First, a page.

Position title: Race, Ethnicity, and Indigeneity Fellow (2023-2024)
Professor, History Department, UW–Madison
Planning the African Family: Reproductive Politics in the Era of Decolonization
My book, Planning the African Family, tells the story of how African doctors, nurses, social workers, politicians, and patients in the 1960s and 1970s used the resources of family planning in creative and often unintended ways, improvising in the context of scarcity to deliver health and to build health systems. This book rewrites the global history of family planning from the standpoint of Africa—usually neglected in global histories of the family planning movement—shifting the emphasis from narratives of coercion and liberation to a more flexible dynamic of improvisation in the context of enduring global inequality.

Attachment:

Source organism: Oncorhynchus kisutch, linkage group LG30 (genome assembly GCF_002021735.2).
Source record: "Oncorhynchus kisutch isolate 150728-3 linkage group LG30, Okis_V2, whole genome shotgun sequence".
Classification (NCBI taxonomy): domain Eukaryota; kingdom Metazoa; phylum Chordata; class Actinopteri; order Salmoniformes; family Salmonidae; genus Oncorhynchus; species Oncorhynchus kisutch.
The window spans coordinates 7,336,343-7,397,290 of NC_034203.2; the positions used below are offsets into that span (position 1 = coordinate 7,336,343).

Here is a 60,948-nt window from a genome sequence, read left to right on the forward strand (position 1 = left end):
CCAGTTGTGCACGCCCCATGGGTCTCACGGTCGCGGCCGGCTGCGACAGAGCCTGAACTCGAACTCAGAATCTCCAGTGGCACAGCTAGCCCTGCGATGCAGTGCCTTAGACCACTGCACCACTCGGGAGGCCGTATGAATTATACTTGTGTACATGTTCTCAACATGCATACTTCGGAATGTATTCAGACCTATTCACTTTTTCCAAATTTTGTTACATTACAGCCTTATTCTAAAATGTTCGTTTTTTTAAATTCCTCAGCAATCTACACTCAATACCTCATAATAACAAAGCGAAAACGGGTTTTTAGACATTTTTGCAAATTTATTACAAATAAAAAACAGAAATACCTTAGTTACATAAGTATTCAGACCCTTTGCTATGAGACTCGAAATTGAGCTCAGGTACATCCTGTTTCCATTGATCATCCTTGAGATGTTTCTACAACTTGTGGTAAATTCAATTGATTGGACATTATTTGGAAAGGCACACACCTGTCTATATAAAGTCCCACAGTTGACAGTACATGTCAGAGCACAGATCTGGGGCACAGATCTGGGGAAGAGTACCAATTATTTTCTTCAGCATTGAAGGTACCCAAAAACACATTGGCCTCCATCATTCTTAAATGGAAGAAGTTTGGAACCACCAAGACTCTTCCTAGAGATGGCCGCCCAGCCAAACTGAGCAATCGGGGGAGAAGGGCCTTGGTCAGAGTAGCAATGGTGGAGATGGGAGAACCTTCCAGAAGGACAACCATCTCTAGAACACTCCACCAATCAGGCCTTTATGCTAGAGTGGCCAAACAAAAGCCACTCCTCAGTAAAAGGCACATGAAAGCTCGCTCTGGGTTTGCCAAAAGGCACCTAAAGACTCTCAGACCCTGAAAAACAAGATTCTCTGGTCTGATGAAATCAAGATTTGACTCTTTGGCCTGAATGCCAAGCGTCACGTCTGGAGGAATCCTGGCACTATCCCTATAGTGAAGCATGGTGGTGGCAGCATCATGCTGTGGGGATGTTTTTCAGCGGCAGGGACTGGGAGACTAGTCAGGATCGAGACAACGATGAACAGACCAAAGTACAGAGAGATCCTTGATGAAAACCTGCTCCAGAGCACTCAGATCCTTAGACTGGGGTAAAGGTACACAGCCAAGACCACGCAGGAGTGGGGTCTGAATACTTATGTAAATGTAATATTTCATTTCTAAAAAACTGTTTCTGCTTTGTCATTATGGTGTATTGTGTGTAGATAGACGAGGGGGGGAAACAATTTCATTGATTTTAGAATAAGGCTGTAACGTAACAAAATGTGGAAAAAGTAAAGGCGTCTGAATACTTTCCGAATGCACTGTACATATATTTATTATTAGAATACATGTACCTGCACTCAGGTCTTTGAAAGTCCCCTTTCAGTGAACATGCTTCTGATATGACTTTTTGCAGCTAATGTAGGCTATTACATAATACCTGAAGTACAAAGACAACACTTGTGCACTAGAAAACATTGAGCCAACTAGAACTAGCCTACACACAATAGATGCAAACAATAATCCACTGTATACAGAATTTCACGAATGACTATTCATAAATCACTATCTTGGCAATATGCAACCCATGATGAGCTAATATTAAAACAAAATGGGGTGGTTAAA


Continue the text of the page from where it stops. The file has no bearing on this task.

Emily Callaci is an historian of modern Africa and global feminism. Her first book, Street Archives and City Life: Popular Intellectuals in Postcolonial Tanzania, explores the creative lives of urban migrant youth to the city of Dar es Salaam during Tanzania’s socialist era, from 1967 through 1985. She is the author of a forthcoming book about the global feminist Wages for Housework campaign. Along with Kate Brown, she is co-editor of the AHR series History Unclassified.